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Low Pass Filter Problem

Discussion in 'Electronics Homework Help' started by asciid, Mar 19, 2012.

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  1. asciid


    Mar 19, 2012
    Hi guys, I'm at university and havent touched low pass filters since i was 16 or something and am having a bit of trouble solving an RC LPF problem

    I am trying to find the half power point on this circuit.

    [​IMG] R1 = 1k R2= 10k C1 = 100nF

    I am happy solving a simple LPFs (1C+1R) but I haven't done this kinda thing for a while.

    I know the impedance of the capacitor is 1/(2*pi*f*C) but im getting stuck because of R2 in parallel with C1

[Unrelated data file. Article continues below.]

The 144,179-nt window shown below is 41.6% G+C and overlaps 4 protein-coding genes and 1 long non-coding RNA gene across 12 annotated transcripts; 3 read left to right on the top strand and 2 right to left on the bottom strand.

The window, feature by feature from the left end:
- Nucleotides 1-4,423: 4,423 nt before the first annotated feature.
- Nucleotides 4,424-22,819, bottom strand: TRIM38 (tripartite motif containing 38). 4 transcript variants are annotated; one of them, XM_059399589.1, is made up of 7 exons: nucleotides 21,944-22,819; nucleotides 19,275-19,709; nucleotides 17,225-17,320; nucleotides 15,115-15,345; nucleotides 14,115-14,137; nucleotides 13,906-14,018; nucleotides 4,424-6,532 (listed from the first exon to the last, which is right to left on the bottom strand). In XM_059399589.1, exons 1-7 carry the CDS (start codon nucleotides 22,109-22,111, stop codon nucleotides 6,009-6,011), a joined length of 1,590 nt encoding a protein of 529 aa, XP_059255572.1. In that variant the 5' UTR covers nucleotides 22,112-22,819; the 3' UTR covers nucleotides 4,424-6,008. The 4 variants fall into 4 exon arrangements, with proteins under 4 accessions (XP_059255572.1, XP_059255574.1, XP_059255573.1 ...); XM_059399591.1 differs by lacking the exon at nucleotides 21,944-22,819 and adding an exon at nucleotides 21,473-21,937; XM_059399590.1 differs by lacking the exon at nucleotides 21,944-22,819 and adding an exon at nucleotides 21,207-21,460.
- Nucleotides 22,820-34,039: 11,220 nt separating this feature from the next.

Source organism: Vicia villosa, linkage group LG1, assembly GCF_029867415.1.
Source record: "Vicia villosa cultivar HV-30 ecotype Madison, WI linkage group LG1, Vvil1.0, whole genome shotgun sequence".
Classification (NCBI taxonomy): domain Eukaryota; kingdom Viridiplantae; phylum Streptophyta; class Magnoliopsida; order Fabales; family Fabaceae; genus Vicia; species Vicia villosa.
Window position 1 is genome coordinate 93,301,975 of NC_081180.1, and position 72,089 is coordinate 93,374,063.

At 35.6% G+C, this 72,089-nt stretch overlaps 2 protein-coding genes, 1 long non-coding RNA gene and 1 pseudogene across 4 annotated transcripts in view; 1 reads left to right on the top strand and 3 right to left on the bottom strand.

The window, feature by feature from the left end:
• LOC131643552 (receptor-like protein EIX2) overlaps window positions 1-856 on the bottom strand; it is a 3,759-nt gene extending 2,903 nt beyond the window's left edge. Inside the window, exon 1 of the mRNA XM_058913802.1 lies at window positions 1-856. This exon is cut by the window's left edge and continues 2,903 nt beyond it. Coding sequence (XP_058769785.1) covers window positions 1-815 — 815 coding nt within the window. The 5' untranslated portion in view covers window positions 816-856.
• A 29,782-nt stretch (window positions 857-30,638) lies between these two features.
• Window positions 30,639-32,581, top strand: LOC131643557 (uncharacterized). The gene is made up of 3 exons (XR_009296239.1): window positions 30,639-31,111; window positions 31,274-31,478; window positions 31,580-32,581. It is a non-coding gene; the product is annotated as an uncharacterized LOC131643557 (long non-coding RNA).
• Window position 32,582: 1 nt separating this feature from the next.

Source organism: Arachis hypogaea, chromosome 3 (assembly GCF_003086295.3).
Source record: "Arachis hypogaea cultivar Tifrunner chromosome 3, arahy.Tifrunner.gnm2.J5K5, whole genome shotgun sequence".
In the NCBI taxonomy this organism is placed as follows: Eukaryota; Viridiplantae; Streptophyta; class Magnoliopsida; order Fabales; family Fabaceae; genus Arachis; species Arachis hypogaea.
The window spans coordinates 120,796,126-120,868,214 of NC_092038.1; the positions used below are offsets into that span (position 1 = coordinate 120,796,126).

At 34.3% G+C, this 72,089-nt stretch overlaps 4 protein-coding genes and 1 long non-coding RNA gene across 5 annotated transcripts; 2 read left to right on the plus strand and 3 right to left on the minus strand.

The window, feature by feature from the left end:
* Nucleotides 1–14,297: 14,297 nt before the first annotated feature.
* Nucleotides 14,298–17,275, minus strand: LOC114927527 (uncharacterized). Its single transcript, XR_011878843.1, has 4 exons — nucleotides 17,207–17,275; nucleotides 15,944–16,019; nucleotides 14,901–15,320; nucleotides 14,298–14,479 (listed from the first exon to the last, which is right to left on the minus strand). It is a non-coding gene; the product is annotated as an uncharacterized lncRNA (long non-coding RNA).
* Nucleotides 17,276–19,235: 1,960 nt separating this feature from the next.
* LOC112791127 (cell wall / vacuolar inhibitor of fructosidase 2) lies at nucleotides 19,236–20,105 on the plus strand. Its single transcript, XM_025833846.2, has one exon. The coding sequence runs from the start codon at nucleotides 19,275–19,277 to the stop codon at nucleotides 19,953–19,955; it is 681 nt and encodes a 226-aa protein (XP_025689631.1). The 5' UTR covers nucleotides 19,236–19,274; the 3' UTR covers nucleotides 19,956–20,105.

2. (*steve*)

    (*steve*) ¡sǝpodᴉʇuɐ ǝɥʇ ɹɐǝɥd Moderator

    Jan 21, 2010
    Perhaps you can consider R2 to be the impedance of the stage following the filter formed by R1 and C1?
  3. john monks

    john monks

    Mar 9, 2012
    I hope I'm not making a mistake. So, your Xc must equal your parallel resistance R1*R2/(R1+R2). This is 10/11 or about 909ohms. Therefore your Xc must equal 909ohms. Xc=1/(2pi*f*c). Rewriting f=1/(2piXc) = 17.5KHz.
    Another way to look at this the phase angle at half power is 45 degrees. So when you plot your Xc and totol R on a graph the resultant phase angle will be 45 degrees. You can see then that your Xc will equal your total R and you will have to adjust your frequency accordingly.
  4. Laplace


    Apr 4, 2010
    R1 & R2 form a resistor divider so the question is whether the half-power point is measured from the DC baseline output, or from the initial input voltage. See the attached graph - you could find two different 3dB points.

    Attached Files:

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